Every Thursday I get together with a few of my senior students and we work on drills, sparring exercises, and body mechanics. Generally I have us stick to fairly fundamental exercises. I personally just love working on fundamentals and have found that this is always where the greatest opportunity for improvement lies, no matter how long you’ve been fencing.
I’ve decided to start using the opportunity on these occasions to capture some of the drills we practice for DuelloLearning and Duello.TV.
One of the main focuses I’ve been bringing to our drilling sessions of late is the concept of “collection”. This is the idea of keeping yourself well balanced and not overextended with movements that are crisp and appropriately sized. I find that in combat in particular it is easy for many students to overreach to their opponent to try to squeeze out that extra inch in a lunge, or to desperately turn a bad situation into a worse one by barrelling forward or taking large bounding steps. Exercise one is a straight forward exercise that emphasizes stepping to misura stretta as the opponent approaches measure, and striking as they retreat. It’s important in this exercise to step crisply and at the right time and then not overreach as you strike at Larga (in spite of some of the huge lunges I make in the little summary video!) You’ll also see in the video some times that I step to find (sword is held low in terza and then extends to strike) or step to gain (sword extended in quarta or seconda). Both are worth practicing.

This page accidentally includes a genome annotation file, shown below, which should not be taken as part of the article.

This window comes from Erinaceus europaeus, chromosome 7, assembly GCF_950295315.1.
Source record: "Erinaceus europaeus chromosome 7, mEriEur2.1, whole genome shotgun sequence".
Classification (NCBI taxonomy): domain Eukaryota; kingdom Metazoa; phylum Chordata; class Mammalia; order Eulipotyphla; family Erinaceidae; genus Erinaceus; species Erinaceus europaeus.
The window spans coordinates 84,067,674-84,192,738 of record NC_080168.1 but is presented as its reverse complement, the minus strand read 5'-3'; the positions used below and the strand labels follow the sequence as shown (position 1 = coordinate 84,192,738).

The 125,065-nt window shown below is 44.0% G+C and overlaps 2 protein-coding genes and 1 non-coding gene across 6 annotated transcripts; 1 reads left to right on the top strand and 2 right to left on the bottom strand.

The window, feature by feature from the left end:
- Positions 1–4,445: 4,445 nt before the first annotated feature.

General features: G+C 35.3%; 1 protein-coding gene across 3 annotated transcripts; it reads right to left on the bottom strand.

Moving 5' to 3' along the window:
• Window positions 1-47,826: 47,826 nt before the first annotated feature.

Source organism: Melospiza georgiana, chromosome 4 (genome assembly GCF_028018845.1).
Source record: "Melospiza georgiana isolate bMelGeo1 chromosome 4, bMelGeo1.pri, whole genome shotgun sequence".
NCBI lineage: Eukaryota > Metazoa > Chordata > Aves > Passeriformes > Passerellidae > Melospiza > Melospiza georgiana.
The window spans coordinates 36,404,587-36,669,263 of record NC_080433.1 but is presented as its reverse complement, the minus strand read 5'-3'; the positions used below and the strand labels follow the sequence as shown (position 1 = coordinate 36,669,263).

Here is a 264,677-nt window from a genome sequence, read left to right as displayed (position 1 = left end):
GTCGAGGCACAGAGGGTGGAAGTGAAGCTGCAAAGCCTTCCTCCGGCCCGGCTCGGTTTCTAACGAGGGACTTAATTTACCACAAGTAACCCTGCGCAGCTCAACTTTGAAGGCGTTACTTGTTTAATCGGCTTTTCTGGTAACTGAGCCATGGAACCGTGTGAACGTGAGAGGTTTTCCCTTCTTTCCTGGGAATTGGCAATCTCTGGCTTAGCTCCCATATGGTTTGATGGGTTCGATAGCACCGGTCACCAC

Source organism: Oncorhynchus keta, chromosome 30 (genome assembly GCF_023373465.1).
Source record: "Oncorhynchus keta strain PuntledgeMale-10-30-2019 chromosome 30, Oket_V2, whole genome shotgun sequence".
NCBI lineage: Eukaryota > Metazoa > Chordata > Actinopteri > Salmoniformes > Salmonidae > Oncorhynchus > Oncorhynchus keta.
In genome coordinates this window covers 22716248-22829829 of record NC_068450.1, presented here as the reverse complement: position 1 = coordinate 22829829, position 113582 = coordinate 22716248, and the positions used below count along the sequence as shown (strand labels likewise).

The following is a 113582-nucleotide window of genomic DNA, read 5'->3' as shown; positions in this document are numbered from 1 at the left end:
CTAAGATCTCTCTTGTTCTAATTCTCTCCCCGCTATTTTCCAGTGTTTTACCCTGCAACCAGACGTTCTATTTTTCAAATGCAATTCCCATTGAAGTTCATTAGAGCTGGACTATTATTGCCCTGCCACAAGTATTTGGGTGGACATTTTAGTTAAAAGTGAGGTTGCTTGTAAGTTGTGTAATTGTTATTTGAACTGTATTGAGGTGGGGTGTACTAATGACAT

The second exercise has a similar beginning where your opponent comes to find you at misura largissima (one step outside of misura larga) and you step and find them at larga in the same tempo. They then disengage and come to strike and you use your dagger (or sword) to gain and strike in contra tempo. You’ll see a couple examples of how your partners timing can change to make the drill more varied and challenging.
We practiced these drills with masks and gorgets and at speed. If you are practicing these exercises I recommend practicing them only as fast as you can maintain good form. As ou get comfortable at a particular speed then push the speed up to your new technical limit.
I’m a big fan of sparring games and other exercises that help bring a skill from drilling into a more fluid and combative environment. The Five Things Exercise is a sparring game that allows you to focus on five different techniques or ideas with just this goal.
The route from learning a new skill to pulling it off in combat is not a simple process. Though you can take many skills immediately into combat and make some progress, it is more effective to follow a formal process that targets the skill in a focused manner at each stage of its development.